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Blue Grey Red

Tenderfoots on Toubkal

Tenderfoots on Toubkal

By Cosima Schelfhout

After living in the Maghreb for almost four months, we had one weekend left, and we wanted to make the most of it. Our female pack of 6 squeezed into a manual VW Jetta, and drove south, towards Toubkal National Park. We, with our windbreakers, Nikes and naïve enthusiasm, were going to hike the tallest mountain in North Africa. We left on a Thursday, and expected to return 2 days later, refreshed and invigorated.

After collectively figuring out the stick shift, we joked about the power of our “united feminine force”. We didn’t know how often we’d invoke this self-ascribed power over the next few days.

It began to get dark once we passed Marrakech, and only the driver and I were awake by the time we reached the mountains. As we climbed, each turn was blinder, and each gear jolt louder. I wondered for the first time if we had bitten off more than we could chew.

It was almost 2am by the time we reach Imlil, a small village at the base of the National Park, so we opted for a later wake-up call, and fell into fleece-blanketed beds. It was colder than we thought it would be.

The next morning, we planned our trek over instant coffee and khobz. We’d make it halfway up Toubkal the fist day, and summit and return the next. On our way out, our hostel owner looked quizzically at our worn-out sneakers and convinced us to invest in crampons, strap-on spikes that keep shoes secure in ice and snow. While skeptical we’d need them, we clipped the detachable footwear onto our backpacks, and set out.

We ran into trouble within the first hour: the cool air and steep incline had triggered a group member’s asthma. As we felt we had time to spare, we decided to slow the pace. As we took breaks under the shade of jagged stone, and sipped cool orange juice made fresh at wobbly, cliff-side stands, we could see Toubkal’s white peak in the distance. We reached the Refuge, a bare-bones camp planted 1,000 feet beneath the summit, 7 hours later.

As we huddled in the dark cool lobby, we poked at the taught, sun-crisped skin of our foreheads, and explored the ache in our limbs. Later, over the steam of two tagines, we eyed groups of European hikers, clad in glossy ski-gear, bustling around the check-in desk; they were overwhelmingly male, mostly middle-aged, and seemed to know what they were doing.

Before bed, we combatted self-doubt and general exhaustion with affirmations of our youthful determination, and collective female power.

The next morning, we layered on all the clothing we had, stuffed our pockets with “La Vache Qui Rit” cheese packets we’d stolen from breakfast, and ventured out. While the sun hadn’t yet risen, we could see the practiced European mountaineers, with their ice axes and guides, well in the distance. After crossing an icy stream at the foot of the Refuge, we strapped on our crampons, and marched the first of many, steep snowy slopes. We were wearier with each plateau, but also more innovative; we stripped off extra pairs off socks to wear as gloves and rotated our daypacks to alleviate the most fatigued. In staggered breaths, we yelled encouraging phrases at one another, and tried to find comedy in our unpreparedness.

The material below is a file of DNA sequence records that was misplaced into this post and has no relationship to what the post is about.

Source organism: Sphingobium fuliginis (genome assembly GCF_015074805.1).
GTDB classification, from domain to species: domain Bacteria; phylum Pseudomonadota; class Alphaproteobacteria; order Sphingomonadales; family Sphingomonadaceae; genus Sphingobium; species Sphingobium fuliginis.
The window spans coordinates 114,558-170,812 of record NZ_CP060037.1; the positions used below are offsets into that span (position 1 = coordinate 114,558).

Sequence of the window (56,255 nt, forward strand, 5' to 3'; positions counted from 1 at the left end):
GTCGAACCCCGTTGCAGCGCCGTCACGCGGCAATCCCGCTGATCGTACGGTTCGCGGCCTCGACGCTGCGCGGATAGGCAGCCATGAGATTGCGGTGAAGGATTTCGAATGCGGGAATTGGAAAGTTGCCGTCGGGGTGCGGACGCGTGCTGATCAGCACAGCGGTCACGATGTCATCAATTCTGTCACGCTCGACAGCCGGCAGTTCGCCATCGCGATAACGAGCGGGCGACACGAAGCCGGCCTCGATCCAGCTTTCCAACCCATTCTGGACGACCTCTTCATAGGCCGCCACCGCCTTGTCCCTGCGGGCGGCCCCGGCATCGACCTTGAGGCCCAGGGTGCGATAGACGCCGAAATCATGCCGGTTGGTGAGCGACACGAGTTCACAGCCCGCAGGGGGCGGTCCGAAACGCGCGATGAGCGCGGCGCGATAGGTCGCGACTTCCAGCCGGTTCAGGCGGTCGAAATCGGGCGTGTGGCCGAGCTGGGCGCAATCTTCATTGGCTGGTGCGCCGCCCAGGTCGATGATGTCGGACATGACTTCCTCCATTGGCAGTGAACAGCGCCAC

After four hours in the snow, we reach the rocky serpentine paths that circle Toubkal’s summit. Adrenaline kicked in as we caught sight of the Tripod that marks the peak, and in the face of foreboding comments by returning hikers, we marched onwards with new energy. One by one, we stumbled onto Toubkal’s uppermost ridge, and took in the impressive views that an altitude of 13,671′ affords; a sea of sharp, white mountain tops with dust colored villages nestled in its shallows. We imagined we could see the Sahara’s sands to the East, and hear the Atlantic’s break to our West.

But we weren’t finished, Imlil, our car, and the rest of our belongings were a 7-hour hike away. After half-walking, half-falling our way down to the Refuge, we realized we wouldn’t beat the sun; we had 5 hours to go and it would be dark in 2. So with our blistered feet, wet socks, and frozen fingers, we hunkered down for another night at the base camp.

In the fear we wouldn’t return our rented car on time, we got up before five the next morning, and raced down the rest of the mountain. As we watched groups of sporty young men pass us on their way up, we began to feel the weight of our accomplishment. With groggy eyes and soiled clothes, we cheered, “Good luck!” and informed them that “the views were really something”.  We donned advice like expert adventures, and in a sense, we were.  We didn’t have the equipment, or the experience, but we did have a solid dose of group spirit- an ingredient we agreed later was the most important to our success.

Though, upon arriving in Rabat, I wondered if it might have been something else too; maybe our naivety was also a key to our triumph. Would it have been an adventure, if we’d been fully prepared? And would we have taken the first step, if we had known how many would follow?

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